The other difference is that in basketball, the very top recruits leave for the NBA after their freshman year, before they have had much chance to develop their skills or bodies.  Alabama and OSU have the benefit of keeping their 5-star recruits for at least 3 years.  That's why teams like Louisville (13), Villanova (16), and the mid-majors like Wichita State can compete against the truly elite programs, whereas in college football the same 10 teams will make up at least 3/4ths of the CFP every single year.

jabberwock

January 26th, 2017 at 10:47 AM ^

but 2 other things to consider when talking about Alabama-like dynasties and their effect on College Football are:

1. The number of teams competing makes a difference.
NFL 32 teams, EPL 20 teams, plus lower league, etc. other leagues are similar.

2. $

You've got like 130 Div 1 football teams, all competing for 1 championship.  Then you have unequal (or non existant) revenue sharing, no AD market caps (Dabo-land, Harbaugh's salary)

It makes it virtually impossible for the have-nots to have any kind of sustained success even if lightning struck and they were able to have a magic season.

A bad EPL example: Man United is worth 7 times what NewCastle is.  But in college football, there are roughly a dozen Man Uniteds and well over 100 poor NewCastles.  It's the worst of both worlds

I'm not saying college football has to be fair, but such inequality is unsustainable long-term.

Kevin13

January 26th, 2017 at 11:11 AM ^

in college football and I agree it is slowly and will continue to hurt the game. I hear more and more people saying who really cares anymore, it's always Alabama, Clemson and OSU playing for the NC. Everyone else can fight for the 4th playoff spot and get smoked in the semi-final game. They have the best talent and always have the top classes in recruitng. Alabama is a huge favorite to win it next year..... yawn....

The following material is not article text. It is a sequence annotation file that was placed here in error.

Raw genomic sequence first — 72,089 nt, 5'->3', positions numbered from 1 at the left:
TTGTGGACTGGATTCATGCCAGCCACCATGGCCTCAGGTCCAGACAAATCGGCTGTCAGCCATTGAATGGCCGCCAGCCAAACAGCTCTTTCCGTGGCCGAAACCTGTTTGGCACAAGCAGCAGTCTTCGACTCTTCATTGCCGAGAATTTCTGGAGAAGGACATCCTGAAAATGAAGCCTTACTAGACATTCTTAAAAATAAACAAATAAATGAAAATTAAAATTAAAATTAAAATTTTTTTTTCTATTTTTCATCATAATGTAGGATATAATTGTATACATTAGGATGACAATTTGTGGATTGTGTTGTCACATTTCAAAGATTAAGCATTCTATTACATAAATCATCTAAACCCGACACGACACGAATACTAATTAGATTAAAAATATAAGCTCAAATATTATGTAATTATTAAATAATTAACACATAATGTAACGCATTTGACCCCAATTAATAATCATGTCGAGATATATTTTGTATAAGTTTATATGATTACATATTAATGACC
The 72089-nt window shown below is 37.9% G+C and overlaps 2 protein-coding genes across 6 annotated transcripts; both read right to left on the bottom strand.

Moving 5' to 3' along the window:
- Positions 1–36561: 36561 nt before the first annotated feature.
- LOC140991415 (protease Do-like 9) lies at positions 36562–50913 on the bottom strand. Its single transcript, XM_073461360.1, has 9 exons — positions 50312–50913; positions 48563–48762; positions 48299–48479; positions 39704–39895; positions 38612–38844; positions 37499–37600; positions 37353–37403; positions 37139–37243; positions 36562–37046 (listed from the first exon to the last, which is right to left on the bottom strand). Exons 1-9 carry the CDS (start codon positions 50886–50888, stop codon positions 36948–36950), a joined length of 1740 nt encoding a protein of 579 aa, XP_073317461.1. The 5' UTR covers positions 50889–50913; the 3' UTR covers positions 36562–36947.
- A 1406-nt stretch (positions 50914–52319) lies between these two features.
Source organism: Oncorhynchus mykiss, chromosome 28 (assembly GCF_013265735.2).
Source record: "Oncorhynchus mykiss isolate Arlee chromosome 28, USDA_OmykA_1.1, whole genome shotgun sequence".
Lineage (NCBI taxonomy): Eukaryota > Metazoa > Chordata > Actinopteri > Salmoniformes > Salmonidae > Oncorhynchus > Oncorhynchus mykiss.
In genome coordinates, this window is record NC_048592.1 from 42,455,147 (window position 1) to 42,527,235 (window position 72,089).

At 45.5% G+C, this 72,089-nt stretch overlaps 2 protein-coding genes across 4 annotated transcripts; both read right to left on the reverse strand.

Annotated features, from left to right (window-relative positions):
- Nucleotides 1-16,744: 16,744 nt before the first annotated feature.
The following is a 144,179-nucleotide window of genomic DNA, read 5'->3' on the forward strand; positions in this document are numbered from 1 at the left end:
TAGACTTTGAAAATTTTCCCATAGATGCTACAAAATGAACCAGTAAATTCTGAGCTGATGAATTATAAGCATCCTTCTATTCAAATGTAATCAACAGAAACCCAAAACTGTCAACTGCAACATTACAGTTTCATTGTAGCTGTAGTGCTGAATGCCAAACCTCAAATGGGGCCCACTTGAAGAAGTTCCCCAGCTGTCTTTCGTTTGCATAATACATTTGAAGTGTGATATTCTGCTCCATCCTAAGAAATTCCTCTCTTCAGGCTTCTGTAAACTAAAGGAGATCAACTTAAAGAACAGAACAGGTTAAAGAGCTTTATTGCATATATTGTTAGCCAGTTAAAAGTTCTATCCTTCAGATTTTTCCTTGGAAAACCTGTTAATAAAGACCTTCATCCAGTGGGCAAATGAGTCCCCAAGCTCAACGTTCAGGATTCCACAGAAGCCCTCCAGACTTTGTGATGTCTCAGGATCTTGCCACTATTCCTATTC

At least in major sports you have salary caps and worst teams get top draft picks, then if your team sucks you might have a chance to build up in a few years, but in college football the best teams keep getting the best players, money and facilities and it never seems to change.

Not sure what the answer is, other then restrict recruiting. Have a consesus on who the top players in the country are and say if your in the NC playoffs your next recruiting class can have no 5 star players and a limited number of 4 starts. The next 20 teams can only have 1 5 star and also limit the number of 4 stars and so on so talent is spread out.

I know this would never fly as you can't restrict a kid to what college they can or can't go to, but I wish there was a little more equality in the game.

StephenRKass

January 26th, 2017 at 10:29 AM ^

I'll agree about ND not getting the best players. I was just going off the top of my head, without stats.

I will say, if the National Championship is basically Bama, OSU, Clemson, FSU, I don't think it would be good.

The difference with basketball, as pointed out, is that one, better two, dominant players make more of a difference. Football is much more of a team game, imhe, and you have to have a team of solid players to complete.

As regards the professional leagues, I'm assuming they are almost all in major metro areas with large populations. Dynasties can be supported by NYC, Chicago, LA, perhaps Boston. But there's a reason you don't see a dynasty happening in Oklahoma City or Buffalo. When you look at the SEC, and ACC, they largely are not in huge metro areas. And in many ways, they're the only game in town. If the national championship largely is comprised of teams from the southeast, I think you will eventually see waning interest in major metro areas. But who knows.

Sam1863

January 26th, 2017 at 11:07 AM ^

I'm one of those people. I watch as many games during the first weekend as I can, in the hopes of seeing a Southeast North Dakota Tech take a UCLA down - or at least, down to the wire. But by the second weekend, unless there's an underdog or two still in the mix, I can take it or leave it. The Elite Eight usually has a a big "been there, seen that" aspect that makes me start flipping channels.

MaizeAndBlueWahoo

January 26th, 2017 at 12:06 PM ^

By the Monday night comes around and it's Kentucky vs Duke I
don't even care to watch. The one and dones have ruined college bball.